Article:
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Thread: Differential Heat Treat in a Kitchen Knife. Why?

  1. #11

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    Quote Originally Posted by GlassEye View Post
    I thought the concept was to make the cutting edge even harder than normal while still maintaining some durability to the blade as a whole.
    Well if you go back to sword making you might have an edge at around 60 HRc that quickly drops to around 40 HRc back to the spine. Not really harder than "normal."

  2. #12

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    Quote Originally Posted by DevinT View Post
    Because of the soft back, it is easier to keep straight while grinding and polishing.

    Hoss
    I don't understand that Hoss, why?

    -AJ

  3. #13
    Quote Originally Posted by ajhuff View Post
    So people will pay extra for these knives just because they value the aesthetics?

    -AJ
    It's a little more than aesthetics. I mean, it IS a method of heat treating developed for swords. Having a knife that is made the same way as a legendary traditional weapon is sort of an x-factor that goes beyond looks.

    I think most people will agree that a standard Space Shuttle is usually less visually pleasing than, say, a Ferrari. Yet which would you pay more to own?

  4. #14
    Quote Originally Posted by DevinT View Post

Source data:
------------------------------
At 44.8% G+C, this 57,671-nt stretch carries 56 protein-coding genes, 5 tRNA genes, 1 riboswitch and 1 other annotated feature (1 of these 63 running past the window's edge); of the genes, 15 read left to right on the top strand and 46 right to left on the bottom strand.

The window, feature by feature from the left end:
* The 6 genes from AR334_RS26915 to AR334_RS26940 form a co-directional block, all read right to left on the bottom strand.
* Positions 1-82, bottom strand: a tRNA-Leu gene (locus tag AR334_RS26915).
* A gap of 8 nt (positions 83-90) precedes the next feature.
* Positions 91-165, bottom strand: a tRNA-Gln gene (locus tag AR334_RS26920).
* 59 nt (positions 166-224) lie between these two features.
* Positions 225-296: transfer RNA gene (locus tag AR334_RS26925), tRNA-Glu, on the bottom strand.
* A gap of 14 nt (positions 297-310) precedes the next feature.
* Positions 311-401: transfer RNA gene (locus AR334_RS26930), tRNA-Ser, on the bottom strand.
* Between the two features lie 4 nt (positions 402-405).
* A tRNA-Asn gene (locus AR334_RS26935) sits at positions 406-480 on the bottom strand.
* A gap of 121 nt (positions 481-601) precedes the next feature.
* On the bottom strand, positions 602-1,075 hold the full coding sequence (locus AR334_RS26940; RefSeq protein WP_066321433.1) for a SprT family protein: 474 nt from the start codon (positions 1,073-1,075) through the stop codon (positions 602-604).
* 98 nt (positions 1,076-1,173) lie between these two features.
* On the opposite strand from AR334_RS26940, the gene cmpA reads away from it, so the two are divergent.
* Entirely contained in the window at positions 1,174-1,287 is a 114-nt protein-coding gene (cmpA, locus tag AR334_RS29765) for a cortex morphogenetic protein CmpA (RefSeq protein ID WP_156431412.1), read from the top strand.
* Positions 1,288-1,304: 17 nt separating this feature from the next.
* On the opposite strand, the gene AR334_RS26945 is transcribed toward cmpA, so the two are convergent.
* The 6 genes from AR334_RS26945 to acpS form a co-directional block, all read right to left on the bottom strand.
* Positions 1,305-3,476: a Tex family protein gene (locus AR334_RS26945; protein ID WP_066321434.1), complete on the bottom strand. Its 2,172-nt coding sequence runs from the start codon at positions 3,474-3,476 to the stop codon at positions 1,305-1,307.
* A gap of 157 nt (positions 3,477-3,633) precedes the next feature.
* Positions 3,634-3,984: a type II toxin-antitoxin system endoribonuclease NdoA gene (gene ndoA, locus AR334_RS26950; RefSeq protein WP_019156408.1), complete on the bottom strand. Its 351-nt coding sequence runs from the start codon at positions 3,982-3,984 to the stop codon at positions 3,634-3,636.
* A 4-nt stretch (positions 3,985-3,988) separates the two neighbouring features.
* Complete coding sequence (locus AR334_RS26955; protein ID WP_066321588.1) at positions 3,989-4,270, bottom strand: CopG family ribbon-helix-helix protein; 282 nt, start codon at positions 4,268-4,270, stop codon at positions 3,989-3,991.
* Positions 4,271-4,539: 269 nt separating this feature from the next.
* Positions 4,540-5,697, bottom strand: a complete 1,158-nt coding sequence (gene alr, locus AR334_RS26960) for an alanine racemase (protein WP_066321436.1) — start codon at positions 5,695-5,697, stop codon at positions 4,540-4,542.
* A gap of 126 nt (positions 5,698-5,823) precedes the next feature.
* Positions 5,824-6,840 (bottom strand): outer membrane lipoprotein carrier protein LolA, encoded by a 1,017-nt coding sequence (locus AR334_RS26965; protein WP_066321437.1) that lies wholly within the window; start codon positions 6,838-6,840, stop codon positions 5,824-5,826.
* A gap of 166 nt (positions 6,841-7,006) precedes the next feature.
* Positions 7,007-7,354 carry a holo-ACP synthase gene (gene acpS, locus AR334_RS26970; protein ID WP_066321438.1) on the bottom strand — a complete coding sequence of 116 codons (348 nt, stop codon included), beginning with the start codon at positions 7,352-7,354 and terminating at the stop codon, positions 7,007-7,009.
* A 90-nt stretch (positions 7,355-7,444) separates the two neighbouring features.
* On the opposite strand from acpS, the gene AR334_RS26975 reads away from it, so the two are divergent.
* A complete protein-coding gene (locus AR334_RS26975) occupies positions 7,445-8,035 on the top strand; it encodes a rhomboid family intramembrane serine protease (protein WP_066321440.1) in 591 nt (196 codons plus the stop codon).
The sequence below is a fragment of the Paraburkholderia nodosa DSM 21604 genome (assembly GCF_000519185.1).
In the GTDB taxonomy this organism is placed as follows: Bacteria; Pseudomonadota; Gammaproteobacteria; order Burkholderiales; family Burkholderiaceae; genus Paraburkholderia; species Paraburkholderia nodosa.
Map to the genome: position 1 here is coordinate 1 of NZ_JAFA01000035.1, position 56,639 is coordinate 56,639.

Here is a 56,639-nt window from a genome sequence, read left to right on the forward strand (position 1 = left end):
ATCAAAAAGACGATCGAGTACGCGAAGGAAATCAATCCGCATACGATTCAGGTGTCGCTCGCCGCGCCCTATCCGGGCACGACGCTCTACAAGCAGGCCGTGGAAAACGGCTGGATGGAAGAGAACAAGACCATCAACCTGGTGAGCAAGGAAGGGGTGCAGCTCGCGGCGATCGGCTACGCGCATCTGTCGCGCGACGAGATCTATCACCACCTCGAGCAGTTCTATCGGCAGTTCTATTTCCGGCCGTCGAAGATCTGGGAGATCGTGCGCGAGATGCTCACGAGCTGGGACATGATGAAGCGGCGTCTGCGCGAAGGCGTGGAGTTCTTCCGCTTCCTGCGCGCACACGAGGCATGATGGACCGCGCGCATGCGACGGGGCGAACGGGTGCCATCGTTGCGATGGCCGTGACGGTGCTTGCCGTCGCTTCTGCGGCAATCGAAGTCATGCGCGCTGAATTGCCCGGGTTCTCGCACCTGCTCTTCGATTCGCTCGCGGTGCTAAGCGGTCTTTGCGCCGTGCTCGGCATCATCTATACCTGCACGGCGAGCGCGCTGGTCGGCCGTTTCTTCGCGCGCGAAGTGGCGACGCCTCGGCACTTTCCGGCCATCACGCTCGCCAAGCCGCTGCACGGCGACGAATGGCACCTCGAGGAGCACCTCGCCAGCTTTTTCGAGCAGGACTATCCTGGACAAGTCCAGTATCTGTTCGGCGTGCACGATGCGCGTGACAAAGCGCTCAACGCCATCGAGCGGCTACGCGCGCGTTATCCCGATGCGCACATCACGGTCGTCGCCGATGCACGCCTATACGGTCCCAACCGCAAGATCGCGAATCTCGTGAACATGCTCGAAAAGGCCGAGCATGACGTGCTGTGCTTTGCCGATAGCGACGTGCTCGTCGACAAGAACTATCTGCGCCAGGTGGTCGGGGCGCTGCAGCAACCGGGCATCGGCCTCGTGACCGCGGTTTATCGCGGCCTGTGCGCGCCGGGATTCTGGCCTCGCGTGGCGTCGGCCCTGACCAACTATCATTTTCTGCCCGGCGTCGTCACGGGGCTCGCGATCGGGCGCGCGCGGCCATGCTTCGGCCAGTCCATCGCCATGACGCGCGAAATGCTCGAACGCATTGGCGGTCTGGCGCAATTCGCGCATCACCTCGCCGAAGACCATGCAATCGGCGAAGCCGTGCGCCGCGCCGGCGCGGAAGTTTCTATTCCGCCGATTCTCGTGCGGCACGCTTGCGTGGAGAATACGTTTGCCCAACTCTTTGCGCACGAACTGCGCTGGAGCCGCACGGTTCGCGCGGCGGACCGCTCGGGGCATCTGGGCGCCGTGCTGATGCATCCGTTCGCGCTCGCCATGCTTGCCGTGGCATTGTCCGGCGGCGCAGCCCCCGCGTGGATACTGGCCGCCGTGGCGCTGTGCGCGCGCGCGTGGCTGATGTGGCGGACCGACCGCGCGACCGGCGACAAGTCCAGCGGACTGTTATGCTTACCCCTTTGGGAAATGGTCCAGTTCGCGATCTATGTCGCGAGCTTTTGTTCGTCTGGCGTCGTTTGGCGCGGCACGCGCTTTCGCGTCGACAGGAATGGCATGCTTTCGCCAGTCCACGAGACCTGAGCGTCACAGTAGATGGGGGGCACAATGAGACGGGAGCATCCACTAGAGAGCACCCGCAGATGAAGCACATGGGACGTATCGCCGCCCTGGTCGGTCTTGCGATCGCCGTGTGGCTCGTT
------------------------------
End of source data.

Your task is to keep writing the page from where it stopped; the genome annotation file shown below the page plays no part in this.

Because of the soft back, it is easier to keep straight while grinding and polishing.

    Hoss
    yup... this is it. When heat treating, its almost impossible to keep the blade straight while doing the quenching and it cant be fixed without breaking the knife if its all solid hard steel. The hamon is a by-product and a sign that this process has been done well (on shallow hardening steels).

    FWIW, this info can be found in a number of japanese books on knives/sharpening.

    also, for zenkou baldes (mono-steel), they are not hand forged, so keeping it straight in the heat treatment is a lot easier. Honyaki hand forged knives require a bit more to keep them straight and tend to be harder across the board than zenkou knives.

  5. #15
    Senior Member Justin0505's Avatar
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    I have not read anything on destructive testing of Japanese knives where differential HT was compared to even temper / mono HT mono-steel, but I know that Ed Fowler did quite a bit of testing when he developed his method of HT for 52100 (Bill Burke also uses this method). The blades with his unique triple quench hamon where much, much more durable and reliable than the mono method.

    The advantage/necessity of diff HT is clear when your life depends on a blade (like a sword, "tactical", or rescue knife) not breaking. Is it overkill for the kitchen? Maybe. But couldn't you say that much of what we knuts are into is overkill? So, if a knife with a differential HT / softer spine is less likely to break than a mono HT, and if what you want in a kitchen is a functional, reliable, intact blade, isn't that then a reason / advantage?

    Yeah, most people that would be buying a honyaki today tend to own multiple knives and have backups and also don't beat on their knives anywhere hard enough make blade fracture a worry, But if that cool looking wavy line makes the difference between a repairable broken tip or chip and a cracked, dead blade when some accidental happens to the knife, then I think the $900 with fancy diff HT starts to look better than the $500 mono for more reasons than just the wavy line.

    Here a series of videos from a talk that Ed Fowler gave on diff HT: